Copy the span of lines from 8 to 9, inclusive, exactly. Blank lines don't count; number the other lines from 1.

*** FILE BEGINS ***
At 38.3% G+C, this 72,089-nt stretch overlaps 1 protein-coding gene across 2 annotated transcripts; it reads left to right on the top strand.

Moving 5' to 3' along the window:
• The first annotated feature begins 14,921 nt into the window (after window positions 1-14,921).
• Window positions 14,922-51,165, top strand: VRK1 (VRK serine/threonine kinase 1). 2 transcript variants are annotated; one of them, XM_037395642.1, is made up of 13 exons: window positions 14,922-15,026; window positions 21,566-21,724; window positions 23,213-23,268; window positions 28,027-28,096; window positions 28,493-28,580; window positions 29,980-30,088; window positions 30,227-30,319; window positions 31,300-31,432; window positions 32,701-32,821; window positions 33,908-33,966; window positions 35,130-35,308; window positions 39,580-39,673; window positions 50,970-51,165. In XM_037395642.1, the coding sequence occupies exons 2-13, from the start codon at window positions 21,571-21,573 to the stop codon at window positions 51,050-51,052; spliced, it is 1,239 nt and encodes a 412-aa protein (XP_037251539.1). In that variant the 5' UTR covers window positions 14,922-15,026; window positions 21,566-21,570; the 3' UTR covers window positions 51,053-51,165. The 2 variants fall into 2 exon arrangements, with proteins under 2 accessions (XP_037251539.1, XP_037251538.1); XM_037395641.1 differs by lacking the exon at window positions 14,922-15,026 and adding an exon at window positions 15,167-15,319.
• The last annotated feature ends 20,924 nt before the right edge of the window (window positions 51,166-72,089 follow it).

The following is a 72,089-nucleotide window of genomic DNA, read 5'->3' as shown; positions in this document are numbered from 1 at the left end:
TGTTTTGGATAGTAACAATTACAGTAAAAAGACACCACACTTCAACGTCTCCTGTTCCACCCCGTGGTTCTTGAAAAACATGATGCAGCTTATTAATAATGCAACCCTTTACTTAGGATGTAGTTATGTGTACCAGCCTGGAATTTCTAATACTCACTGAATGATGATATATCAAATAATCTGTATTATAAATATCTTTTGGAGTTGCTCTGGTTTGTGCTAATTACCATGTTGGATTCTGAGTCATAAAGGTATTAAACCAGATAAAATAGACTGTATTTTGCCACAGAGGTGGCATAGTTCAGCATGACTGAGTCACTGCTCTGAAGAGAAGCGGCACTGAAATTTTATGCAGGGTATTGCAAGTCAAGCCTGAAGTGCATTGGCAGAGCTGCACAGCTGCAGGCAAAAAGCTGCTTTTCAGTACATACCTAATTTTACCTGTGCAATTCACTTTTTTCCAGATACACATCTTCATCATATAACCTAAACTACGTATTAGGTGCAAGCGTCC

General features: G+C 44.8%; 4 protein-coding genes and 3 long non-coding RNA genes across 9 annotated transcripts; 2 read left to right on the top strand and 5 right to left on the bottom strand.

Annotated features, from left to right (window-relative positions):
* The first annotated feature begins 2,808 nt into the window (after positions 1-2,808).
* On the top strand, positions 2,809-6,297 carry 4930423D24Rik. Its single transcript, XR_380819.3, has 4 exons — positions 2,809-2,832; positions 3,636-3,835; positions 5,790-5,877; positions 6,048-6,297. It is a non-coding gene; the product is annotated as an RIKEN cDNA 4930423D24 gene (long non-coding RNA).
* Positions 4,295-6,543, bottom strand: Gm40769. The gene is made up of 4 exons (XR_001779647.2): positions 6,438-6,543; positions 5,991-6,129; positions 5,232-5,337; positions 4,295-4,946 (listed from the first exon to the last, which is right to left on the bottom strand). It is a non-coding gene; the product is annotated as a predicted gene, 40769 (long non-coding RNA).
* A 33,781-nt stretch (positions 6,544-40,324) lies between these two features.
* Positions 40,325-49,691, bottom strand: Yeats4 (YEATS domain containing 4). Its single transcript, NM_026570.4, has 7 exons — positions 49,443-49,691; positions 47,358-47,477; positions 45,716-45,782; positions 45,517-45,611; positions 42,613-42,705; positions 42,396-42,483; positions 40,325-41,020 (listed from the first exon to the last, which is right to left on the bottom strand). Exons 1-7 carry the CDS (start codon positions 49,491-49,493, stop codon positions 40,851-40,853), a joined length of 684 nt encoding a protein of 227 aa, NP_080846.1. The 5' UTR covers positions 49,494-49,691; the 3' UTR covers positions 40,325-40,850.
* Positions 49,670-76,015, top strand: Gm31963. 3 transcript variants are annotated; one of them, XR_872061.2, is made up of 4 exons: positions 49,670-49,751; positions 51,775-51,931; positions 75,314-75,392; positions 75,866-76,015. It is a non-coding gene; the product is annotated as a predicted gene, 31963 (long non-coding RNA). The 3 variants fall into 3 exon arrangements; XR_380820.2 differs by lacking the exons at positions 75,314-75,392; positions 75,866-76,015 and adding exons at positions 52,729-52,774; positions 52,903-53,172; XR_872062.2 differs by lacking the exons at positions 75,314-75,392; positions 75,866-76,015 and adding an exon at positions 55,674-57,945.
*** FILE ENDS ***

General features: G+C 44.8%; 4 protein-coding genes and 3 long non-coding RNA genes across 9 annotated transcripts; 2 read left to right on the top strand and 5 right to left on the bottom strand.

Annotated features, from left to right (window-relative positions):